Within the storage vesicle, the insulin hexamer in the crystalline form is very stable, but however, on the release into the serum the insulin microcrystals experience a jump in pH from ~5.5 to pH 7.4 (Dodson and Steiner, 1998).
Figure: Diverse biological effects of insulin. When insulin binds to its receptor, resultant activation of the insulin signalling cascade leads to multiple effects on several biological processes. These biological processes include, glucose transport, glycogen synthesis, lipid metabolism, protein synthesis, gene expression, mitogenesis, cell growth, division and survival Adapted from (Rhodes and White, 2002).
The term diabetes mellitus encompasses a group of metabolic disorders characterised by hyperglycaemia resulting from defects in insulin secretion, insulin action, or both (Association, 2010). Diabetes mellitus has reached epidemic proportions and affects more than 346 million individuals worldwide (2006). The vast majority of cases of diabetes fall into two broad etiopathogenic categories. Type 1 diabetes (T1D) is caused by an absolute deficiency of insulin secretion which accounts for 5 - 10 % of all the global cases of diabetes. Type 2 diabetes (T2D) or non - insulin dependent diabetes is a combination of resistance to insulin action and an inadequate compensatory insulin secretory response and accounts for ~ 90 - 95 % of diabetic individuals (Association, 2010). The chronic hyperglycaemia of diabetes is associated with long-term damage, dysfunction, and failure of various organs, especially the eyes, kidneys, nerves, heart and blood vessels (2002).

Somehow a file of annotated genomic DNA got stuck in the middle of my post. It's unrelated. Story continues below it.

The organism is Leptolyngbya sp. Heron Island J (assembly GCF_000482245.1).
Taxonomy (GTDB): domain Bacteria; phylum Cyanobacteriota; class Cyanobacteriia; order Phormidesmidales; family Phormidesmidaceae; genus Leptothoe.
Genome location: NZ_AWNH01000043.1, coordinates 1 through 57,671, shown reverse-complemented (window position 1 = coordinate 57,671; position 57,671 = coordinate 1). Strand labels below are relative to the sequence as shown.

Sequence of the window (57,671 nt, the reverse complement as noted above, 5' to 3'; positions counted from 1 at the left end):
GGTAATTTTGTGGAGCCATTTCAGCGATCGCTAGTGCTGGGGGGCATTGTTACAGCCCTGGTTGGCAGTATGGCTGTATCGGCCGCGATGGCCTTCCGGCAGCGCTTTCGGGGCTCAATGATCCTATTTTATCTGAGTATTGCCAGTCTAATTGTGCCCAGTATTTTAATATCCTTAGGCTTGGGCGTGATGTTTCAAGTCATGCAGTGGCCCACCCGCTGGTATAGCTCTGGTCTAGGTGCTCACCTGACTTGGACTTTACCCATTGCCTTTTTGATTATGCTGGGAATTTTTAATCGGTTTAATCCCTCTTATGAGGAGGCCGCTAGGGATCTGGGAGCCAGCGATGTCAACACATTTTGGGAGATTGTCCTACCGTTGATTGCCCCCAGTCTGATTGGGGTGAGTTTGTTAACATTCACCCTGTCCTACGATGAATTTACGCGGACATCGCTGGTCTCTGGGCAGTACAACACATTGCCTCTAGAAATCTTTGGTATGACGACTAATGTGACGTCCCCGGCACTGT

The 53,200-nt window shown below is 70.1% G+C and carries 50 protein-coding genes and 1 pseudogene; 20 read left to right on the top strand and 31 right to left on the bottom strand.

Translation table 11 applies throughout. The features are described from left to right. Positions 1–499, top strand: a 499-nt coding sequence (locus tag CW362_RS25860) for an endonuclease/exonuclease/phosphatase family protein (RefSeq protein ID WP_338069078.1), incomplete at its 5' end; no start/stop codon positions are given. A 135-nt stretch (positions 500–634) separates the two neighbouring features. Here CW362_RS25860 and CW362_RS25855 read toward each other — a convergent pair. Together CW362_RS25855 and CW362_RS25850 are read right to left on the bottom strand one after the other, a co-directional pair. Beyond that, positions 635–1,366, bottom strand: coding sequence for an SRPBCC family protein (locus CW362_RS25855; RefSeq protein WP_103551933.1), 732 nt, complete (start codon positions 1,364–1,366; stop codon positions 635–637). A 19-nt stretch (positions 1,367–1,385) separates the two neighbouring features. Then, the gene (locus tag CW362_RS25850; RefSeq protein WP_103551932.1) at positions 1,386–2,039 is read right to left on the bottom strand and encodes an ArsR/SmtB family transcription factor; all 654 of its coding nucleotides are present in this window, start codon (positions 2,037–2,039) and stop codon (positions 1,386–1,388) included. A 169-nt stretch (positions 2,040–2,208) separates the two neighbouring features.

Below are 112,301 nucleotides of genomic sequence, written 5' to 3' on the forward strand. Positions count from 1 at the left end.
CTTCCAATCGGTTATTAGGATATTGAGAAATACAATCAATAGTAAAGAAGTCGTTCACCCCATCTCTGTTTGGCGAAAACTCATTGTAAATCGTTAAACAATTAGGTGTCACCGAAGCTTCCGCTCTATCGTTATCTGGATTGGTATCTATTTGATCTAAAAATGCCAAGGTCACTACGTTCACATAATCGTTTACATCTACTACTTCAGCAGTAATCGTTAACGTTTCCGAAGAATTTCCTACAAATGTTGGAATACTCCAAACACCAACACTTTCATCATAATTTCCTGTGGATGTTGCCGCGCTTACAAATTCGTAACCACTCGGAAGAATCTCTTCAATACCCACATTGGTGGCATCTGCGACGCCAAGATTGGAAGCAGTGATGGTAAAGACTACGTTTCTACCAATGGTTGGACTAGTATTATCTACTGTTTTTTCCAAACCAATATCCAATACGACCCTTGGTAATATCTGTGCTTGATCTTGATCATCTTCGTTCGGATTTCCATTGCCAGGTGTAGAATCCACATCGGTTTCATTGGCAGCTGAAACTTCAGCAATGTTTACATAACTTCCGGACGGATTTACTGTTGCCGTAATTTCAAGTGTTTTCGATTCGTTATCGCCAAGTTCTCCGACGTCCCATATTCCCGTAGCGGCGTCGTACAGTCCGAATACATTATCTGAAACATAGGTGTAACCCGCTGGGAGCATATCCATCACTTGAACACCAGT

Several pathogenic processes are involved in the development of diabetes. These range from autoimmune destruction of the β - cells of the pancreas with consequent insulin deficiency to abnormalities that result in the resistance to insulin action. Diabetes mellitus is diagnosed on the basis of world health organisation (WHO) recommendations from 1999, incorporating both fasting and 2 hour after glucose load (75 g) criteria into a predictable diagnostic classification (2006).
Table: Disorders of glycemia: etiological types and stages.
Type 1 (Insulin - dependent) diabetes: